5. ‘Expresse Words’: Lancelot Andrewes and the Sermons and Devotions of 1611

  1. Helen Wilcox

Published Online: 30 NOV 2013

DOI: 10.1002/9781118327647.ch5

1611: Authority, Gender and the Word in Early Modern England

1611: Authority, Gender and the Word in Early Modern England

How to Cite

Wilcox, H. (ed) (2014) ‘Expresse Words’: Lancelot Andrewes and the Sermons and Devotions of 1611, in 1611: Authority, Gender and the Word in Early Modern England, John Wiley & Sons, Ltd, Oxford, UK. doi: 10.1002/9781118327647.ch5

Publication History

  1. Published Online: 30 NOV 2013
  2. Published Print: 2 JAN 2014

ISBN Information

Print ISBN: 9781405193917

Online ISBN: 9781118327647

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Keywords:

  • Lancelot Andrewes;
  • scripture;
  • sermons of 1611;
  • textual culture

Summary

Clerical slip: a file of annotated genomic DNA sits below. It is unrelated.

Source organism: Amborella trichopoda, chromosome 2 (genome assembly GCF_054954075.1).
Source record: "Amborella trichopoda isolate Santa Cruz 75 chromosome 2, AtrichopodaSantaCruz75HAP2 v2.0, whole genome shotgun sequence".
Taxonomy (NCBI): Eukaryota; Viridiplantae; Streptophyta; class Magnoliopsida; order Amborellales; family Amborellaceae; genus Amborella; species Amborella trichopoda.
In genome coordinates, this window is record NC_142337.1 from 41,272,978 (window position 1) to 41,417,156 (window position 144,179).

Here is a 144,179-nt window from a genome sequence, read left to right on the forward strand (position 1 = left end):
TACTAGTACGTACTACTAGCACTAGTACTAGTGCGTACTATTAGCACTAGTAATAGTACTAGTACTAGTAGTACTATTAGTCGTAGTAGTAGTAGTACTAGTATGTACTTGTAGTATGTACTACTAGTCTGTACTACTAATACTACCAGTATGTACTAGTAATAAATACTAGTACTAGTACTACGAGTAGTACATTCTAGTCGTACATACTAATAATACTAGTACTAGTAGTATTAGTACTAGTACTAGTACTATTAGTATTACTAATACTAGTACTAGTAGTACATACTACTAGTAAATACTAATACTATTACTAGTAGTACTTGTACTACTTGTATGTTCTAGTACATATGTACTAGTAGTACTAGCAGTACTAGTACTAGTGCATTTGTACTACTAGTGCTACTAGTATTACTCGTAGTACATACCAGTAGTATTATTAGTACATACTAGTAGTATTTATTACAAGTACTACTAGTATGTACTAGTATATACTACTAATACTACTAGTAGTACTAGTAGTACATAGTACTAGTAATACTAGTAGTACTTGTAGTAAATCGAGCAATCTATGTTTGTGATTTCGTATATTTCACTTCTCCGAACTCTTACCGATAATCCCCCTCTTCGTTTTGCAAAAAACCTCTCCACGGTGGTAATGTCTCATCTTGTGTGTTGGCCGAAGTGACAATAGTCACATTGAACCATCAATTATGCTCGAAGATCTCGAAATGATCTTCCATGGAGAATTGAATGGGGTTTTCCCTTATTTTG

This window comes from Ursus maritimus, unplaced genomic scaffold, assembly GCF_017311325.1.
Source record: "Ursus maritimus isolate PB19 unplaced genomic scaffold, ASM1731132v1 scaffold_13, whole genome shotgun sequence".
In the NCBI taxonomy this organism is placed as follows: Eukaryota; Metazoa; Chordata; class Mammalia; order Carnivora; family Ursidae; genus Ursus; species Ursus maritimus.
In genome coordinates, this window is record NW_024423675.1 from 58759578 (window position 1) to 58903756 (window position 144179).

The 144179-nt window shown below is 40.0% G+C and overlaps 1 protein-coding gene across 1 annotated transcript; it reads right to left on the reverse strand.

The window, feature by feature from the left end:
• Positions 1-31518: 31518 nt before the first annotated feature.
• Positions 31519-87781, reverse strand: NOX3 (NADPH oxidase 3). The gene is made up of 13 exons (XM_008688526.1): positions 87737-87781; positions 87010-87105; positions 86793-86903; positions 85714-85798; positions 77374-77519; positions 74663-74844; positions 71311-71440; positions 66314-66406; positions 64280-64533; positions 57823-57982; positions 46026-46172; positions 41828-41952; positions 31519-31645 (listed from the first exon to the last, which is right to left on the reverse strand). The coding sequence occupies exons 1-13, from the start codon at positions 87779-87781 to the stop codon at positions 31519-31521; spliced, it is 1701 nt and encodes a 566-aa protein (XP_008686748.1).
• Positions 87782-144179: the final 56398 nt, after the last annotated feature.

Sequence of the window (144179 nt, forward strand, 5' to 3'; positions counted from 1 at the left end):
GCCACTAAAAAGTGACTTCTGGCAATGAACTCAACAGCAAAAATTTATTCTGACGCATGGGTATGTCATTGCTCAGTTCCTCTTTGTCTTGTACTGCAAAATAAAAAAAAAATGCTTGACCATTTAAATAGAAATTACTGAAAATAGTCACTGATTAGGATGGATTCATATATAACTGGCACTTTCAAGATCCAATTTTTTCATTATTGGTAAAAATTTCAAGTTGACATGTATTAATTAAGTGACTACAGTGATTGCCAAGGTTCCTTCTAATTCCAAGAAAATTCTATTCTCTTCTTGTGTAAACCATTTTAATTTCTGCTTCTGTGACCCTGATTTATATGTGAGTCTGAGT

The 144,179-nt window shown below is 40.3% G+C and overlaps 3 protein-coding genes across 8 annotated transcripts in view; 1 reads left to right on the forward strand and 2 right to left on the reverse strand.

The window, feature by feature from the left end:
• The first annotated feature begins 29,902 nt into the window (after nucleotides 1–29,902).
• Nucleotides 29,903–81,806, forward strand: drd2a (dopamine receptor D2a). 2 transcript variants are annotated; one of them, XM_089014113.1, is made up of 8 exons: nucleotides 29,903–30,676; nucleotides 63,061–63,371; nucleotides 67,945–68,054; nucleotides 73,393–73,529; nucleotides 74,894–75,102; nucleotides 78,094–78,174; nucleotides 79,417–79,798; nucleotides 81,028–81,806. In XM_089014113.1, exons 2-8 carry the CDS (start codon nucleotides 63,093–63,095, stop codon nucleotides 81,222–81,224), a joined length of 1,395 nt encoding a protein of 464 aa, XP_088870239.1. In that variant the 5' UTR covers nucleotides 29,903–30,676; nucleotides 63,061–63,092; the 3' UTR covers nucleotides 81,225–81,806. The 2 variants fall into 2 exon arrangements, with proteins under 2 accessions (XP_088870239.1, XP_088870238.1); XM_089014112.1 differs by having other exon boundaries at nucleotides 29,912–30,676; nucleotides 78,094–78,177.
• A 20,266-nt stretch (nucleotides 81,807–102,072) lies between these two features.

The most prominent single genre among the texts of 1611 is undoubtedly the sermon. More sermons were printed, and preached around the country, than any other mode of written or enacted work. Sermons often shared the sense of the moment also captured in royal proclamations, satirical pamphlets, witty plays and the ever-popular almanacs. In 1611, the early modern sermon was an immensely flexible genre and at its best rivalled poetry and theatrical performance for rhetorical skill and dramatic impact. The ‘hard places’ of scripture were ‘made plaine’ to the ‘understanding’ by the brilliantly learned exegesis and linguistic knowledge of a preacher such as Lancelot Andrewes. The fact that preaching was even considered to play a vital role in the education and social order of the kingdom, suggests the lively presence and considerable status of sermons in early modern English textual culture.